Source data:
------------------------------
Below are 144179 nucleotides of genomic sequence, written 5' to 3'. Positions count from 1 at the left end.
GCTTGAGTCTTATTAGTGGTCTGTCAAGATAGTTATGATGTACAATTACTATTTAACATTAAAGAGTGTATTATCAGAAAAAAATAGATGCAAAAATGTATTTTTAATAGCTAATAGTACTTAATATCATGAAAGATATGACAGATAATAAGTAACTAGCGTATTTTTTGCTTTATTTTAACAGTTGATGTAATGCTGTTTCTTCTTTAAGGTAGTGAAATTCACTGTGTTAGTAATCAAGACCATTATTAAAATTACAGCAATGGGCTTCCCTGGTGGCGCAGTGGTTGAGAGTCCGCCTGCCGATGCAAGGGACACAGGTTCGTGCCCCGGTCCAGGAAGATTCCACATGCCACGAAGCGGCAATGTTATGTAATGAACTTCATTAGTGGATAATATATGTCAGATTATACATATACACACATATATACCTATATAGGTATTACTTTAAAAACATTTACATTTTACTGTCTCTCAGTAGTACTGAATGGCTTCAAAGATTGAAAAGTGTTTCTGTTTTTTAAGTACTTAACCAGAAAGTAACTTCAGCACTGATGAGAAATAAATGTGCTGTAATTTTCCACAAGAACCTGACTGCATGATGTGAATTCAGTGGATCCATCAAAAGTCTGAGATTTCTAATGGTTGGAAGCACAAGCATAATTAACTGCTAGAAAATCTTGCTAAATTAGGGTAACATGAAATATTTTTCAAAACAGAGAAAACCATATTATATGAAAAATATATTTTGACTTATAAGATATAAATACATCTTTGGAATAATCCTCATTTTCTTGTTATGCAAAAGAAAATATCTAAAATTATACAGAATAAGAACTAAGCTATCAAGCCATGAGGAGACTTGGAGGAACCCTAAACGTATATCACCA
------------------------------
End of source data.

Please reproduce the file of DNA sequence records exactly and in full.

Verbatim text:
Below are 144179 nucleotides of genomic sequence, written 5' to 3'. Positions count from 1 at the left end.
GCTTGAGTCTTATTAGTGGTCTGTCAAGATAGTTATGATGTACAATTACTATTTAACATTAAAGAGTGTATTATCAGAAAAAAATAGATGCAAAAATGTATTTTTAATAGCTAATAGTACTTAATATCATGAAAGATATGACAGATAATAAGTAACTAGCGTATTTTTTGCTTTATTTTAACAGTTGATGTAATGCTGTTTCTTCTTTAAGGTAGTGAAATTCACTGTGTTAGTAATCAAGACCATTATTAAAATTACAGCAATGGGCTTCCCTGGTGGCGCAGTGGTTGAGAGTCCGCCTGCCGATGCAAGGGACACAGGTTCGTGCCCCGGTCCAGGAAGATTCCACATGCCACGAAGCGGCAATGTTATGTAATGAACTTCATTAGTGGATAATATATGTCAGATTATACATATACACACATATATACCTATATAGGTATTACTTTAAAAACATTTACATTTTACTGTCTCTCAGTAGTACTGAATGGCTTCAAAGATTGAAAAGTGTTTCTGTTTTTTAAGTACTTAACCAGAAAGTAACTTCAGCACTGATGAGAAATAAATGTGCTGTAATTTTCCACAAGAACCTGACTGCATGATGTGAATTCAGTGGATCCATCAAAAGTCTGAGATTTCTAATGGTTGGAAGCACAAGCATAATTAACTGCTAGAAAATCTTGCTAAATTAGGGTAACATGAAATATTTTTCAAAACAGAGAAAACCATATTATATGAAAAATATATTTTGACTTATAAGATATAAATACATCTTTGGAATAATCCTCATTTTCTTGTTATGCAAAAGAAAATATCTAAAATTATACAGAATAAGAACTAAGCTATCAAGCCATGAGGAGACTTGGAGGAACCCTAAACGTATATCACCA